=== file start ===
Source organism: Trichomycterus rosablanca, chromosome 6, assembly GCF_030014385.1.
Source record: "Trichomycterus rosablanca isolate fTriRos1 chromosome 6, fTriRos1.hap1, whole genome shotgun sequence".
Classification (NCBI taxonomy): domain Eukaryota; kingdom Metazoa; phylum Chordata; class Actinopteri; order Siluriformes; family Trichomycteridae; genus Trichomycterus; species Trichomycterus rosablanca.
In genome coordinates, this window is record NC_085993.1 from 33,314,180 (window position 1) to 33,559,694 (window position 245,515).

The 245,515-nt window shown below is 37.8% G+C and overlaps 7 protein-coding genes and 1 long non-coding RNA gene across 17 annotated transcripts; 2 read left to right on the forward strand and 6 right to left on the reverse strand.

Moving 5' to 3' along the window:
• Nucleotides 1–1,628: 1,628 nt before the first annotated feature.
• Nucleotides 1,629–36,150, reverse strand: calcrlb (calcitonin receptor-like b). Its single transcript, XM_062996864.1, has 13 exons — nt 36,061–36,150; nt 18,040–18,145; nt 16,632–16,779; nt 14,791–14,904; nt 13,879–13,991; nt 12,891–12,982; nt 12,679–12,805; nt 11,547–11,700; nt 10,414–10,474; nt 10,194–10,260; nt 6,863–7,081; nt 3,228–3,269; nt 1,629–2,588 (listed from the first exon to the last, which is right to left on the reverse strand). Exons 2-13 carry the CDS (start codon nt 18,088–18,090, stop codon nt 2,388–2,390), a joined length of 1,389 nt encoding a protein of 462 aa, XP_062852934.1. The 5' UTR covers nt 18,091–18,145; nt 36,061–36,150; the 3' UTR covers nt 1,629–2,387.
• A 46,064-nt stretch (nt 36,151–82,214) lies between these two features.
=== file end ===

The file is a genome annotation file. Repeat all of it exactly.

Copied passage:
Source organism: Trichomycterus rosablanca, chromosome 6, assembly GCF_030014385.1.
Source record: "Trichomycterus rosablanca isolate fTriRos1 chromosome 6, fTriRos1.hap1, whole genome shotgun sequence".
Classification (NCBI taxonomy): domain Eukaryota; kingdom Metazoa; phylum Chordata; class Actinopteri; order Siluriformes; family Trichomycteridae; genus Trichomycterus; species Trichomycterus rosablanca.
In genome coordinates, this window is record NC_085993.1 from 33,314,180 (window position 1) to 33,559,694 (window position 245,515).

The 245,515-nt window shown below is 37.8% G+C and overlaps 7 protein-coding genes and 1 long non-coding RNA gene across 17 annotated transcripts; 2 read left to right on the forward strand and 6 right to left on the reverse strand.

Moving 5' to 3' along the window:
• Nucleotides 1–1,628: 1,628 nt before the first annotated feature.
• Nucleotides 1,629–36,150, reverse strand: calcrlb (calcitonin receptor-like b). Its single transcript, XM_062996864.1, has 13 exons — nt 36,061–36,150; nt 18,040–18,145; nt 16,632–16,779; nt 14,791–14,904; nt 13,879–13,991; nt 12,891–12,982; nt 12,679–12,805; nt 11,547–11,700; nt 10,414–10,474; nt 10,194–10,260; nt 6,863–7,081; nt 3,228–3,269; nt 1,629–2,588 (listed from the first exon to the last, which is right to left on the reverse strand). Exons 2-13 carry the CDS (start codon nt 18,088–18,090, stop codon nt 2,388–2,390), a joined length of 1,389 nt encoding a protein of 462 aa, XP_062852934.1. The 5' UTR covers nt 18,091–18,145; nt 36,061–36,150; the 3' UTR covers nt 1,629–2,387.
• A 46,064-nt stretch (nt 36,151–82,214) lies between these two features.